The document segues into another salient point, where three analysts “mentioned US perceptions of a decline in UK defence capability, partly as a result of questions about UK shortfalls and the debate about defence spending.”

    This followed a March 3 Defence Committee inquiry into the UK’s military capabilities, witnessed by former Assistant Secretary of State for European and Eurasian Affairs Victoria Nuland and former NATO Parliamentary Assembly president Congressman Michael Turner.

    US president Donald Trump also stressed the importance NATO countries contribute 2% of their GDP to the defense bloc, after writing a letter to Norwegian foreign minister Erna Solberg, published June 26.

    The Defence Committee’s Modernising Defence Programme (MDP) page has also reiterated support for NATO objectives, and has placed Russia front and centre of the melodrama, stating that,

    “Russia is central to the discussion of resurgent state-based threats. The 2015 SDSR described Russia as having become more “aggressive, authoritarian and nationalist”. The NSCR, which was published shortly after the Salisbury nerve agent attack, is more direct in describing “a well-established pattern of Russian State aggression.”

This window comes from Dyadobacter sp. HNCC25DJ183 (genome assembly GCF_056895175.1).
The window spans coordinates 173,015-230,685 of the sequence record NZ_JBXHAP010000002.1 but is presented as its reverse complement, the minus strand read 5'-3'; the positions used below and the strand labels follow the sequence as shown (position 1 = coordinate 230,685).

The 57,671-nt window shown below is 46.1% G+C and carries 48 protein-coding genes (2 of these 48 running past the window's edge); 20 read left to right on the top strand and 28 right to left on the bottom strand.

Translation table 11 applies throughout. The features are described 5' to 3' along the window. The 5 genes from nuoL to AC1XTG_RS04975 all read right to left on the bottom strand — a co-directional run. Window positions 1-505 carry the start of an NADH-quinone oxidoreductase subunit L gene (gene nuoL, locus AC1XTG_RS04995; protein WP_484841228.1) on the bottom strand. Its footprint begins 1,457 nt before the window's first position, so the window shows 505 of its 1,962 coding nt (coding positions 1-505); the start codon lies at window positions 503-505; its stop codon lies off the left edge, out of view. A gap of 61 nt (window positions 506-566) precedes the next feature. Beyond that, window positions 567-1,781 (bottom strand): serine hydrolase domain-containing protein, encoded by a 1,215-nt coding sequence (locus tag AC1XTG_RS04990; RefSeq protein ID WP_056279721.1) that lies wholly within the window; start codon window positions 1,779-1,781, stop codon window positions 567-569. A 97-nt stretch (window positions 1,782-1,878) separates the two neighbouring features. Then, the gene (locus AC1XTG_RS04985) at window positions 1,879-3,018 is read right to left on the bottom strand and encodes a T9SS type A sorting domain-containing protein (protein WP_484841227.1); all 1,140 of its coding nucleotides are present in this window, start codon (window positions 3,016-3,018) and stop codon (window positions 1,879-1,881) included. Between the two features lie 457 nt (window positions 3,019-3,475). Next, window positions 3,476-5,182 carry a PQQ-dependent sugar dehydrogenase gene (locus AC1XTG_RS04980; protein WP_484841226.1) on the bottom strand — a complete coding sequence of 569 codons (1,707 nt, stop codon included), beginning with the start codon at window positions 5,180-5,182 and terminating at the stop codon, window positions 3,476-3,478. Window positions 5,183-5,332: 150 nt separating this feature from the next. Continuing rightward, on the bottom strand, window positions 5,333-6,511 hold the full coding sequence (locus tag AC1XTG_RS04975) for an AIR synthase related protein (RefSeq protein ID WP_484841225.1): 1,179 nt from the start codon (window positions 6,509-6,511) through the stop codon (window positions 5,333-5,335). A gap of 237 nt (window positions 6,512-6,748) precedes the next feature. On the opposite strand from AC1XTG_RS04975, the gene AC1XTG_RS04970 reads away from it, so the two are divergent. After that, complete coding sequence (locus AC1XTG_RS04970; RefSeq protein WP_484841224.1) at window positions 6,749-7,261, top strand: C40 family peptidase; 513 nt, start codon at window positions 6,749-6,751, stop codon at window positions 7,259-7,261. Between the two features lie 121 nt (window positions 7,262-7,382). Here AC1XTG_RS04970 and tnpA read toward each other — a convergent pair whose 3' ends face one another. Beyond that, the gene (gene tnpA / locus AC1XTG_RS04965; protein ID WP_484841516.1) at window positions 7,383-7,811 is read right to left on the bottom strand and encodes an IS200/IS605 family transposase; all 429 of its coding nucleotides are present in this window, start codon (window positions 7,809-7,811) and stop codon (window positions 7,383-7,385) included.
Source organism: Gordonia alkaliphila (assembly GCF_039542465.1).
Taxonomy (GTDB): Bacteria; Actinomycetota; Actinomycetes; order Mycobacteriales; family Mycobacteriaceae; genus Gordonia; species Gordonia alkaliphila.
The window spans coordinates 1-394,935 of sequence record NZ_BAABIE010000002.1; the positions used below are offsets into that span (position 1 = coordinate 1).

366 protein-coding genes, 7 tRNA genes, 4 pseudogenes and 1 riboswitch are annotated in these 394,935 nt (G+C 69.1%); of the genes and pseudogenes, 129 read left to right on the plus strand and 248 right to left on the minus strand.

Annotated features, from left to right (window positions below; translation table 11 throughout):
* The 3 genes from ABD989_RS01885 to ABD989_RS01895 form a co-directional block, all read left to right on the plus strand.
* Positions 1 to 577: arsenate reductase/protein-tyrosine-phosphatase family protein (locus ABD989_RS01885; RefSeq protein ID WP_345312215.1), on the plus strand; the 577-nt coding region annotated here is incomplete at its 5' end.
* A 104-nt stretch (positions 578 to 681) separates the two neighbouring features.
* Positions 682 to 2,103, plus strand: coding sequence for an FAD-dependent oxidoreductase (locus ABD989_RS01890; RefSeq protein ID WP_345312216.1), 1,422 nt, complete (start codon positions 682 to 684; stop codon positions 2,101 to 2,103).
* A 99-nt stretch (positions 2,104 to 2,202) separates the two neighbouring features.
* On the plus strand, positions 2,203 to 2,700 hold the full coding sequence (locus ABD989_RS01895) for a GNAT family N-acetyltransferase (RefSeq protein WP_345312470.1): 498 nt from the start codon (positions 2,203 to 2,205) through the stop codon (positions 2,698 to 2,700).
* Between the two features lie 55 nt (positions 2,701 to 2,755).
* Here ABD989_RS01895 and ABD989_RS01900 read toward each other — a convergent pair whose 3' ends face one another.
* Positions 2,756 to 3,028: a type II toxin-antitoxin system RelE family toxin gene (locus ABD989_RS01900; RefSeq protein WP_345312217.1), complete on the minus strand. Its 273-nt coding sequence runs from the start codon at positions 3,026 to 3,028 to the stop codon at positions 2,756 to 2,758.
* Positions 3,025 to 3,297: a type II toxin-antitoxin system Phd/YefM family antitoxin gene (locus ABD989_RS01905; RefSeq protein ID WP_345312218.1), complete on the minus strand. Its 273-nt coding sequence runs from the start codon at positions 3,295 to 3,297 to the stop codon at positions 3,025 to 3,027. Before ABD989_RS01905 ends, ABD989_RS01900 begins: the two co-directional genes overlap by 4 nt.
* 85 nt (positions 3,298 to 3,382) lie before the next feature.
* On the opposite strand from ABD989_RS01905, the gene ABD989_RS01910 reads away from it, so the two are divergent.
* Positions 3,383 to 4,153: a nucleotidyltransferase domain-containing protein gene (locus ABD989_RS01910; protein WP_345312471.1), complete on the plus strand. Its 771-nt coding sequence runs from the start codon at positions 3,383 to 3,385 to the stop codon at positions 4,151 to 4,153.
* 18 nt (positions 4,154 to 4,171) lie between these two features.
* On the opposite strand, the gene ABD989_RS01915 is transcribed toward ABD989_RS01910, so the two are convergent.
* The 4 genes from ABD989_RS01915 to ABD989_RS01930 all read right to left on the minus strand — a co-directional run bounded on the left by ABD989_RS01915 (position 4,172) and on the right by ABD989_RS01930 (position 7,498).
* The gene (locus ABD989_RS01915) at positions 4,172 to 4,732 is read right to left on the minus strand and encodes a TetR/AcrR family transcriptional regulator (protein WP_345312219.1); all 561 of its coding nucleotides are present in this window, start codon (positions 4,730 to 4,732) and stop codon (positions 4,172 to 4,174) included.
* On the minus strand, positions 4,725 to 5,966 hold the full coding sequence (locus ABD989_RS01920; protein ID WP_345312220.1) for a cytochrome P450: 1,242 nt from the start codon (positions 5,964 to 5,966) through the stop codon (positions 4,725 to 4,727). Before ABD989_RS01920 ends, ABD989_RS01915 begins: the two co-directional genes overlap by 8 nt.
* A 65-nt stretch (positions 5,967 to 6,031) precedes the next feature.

The document continues, boldy asserting that “Russia’s illegal annexation of Crimea alongside its fomentation of conflict in other regions around its borders, its involvement in supporting the Assad regime in Syria, its repeated violations of the airspace of its neighbours and a sustained campaign of cyber espionage and disruption, which has included attempts at subverting democratic elections in other states.”

    The page even segues into attacking China, offering conclusions on Beijing’s military ambitions,

    “An omission of note in the NSCR is the lack of discussion about future challenges which might be posed by China. The United States has said in its recent National Security and National Defence Strategies that China is a revisionist power on a par with Russia and is seeking to build up its military, diplomatic and economic influence to achieve regional hegemony and, in the longer term, global pre-eminence.”

    The MDP follows an initial 2015 Strategic Defence and Security Review (SDSR) assessment highlighting similar threats.

    Many in Norway’s intelligentsia feel that these measures have become counterproductive, with several opposition lawmakers slamming their government’s hostile procurements. Norway has traditionally abstained from military aggression and has remained neutral in times of world war.

    Social Left Party leader Audun Lysbakken lambasted his country’s militarisation, expressing that,

    "It is sad that the government believes it is in Norway's interest to say yes to whatever the US is asking for. The goal for Norwegian security policy must be the lowest possible tension in the North. A clear presence of strong national defense contributes to lower tension, while more American soldiers may, on the contrary, increase the tension," he stated.


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    NATO, Norwegian parliament, White House, Pentagon, Guto Bebb, Gavin Williamson, Donald Trump, Theresa May, Russia, United Kingdom, Norway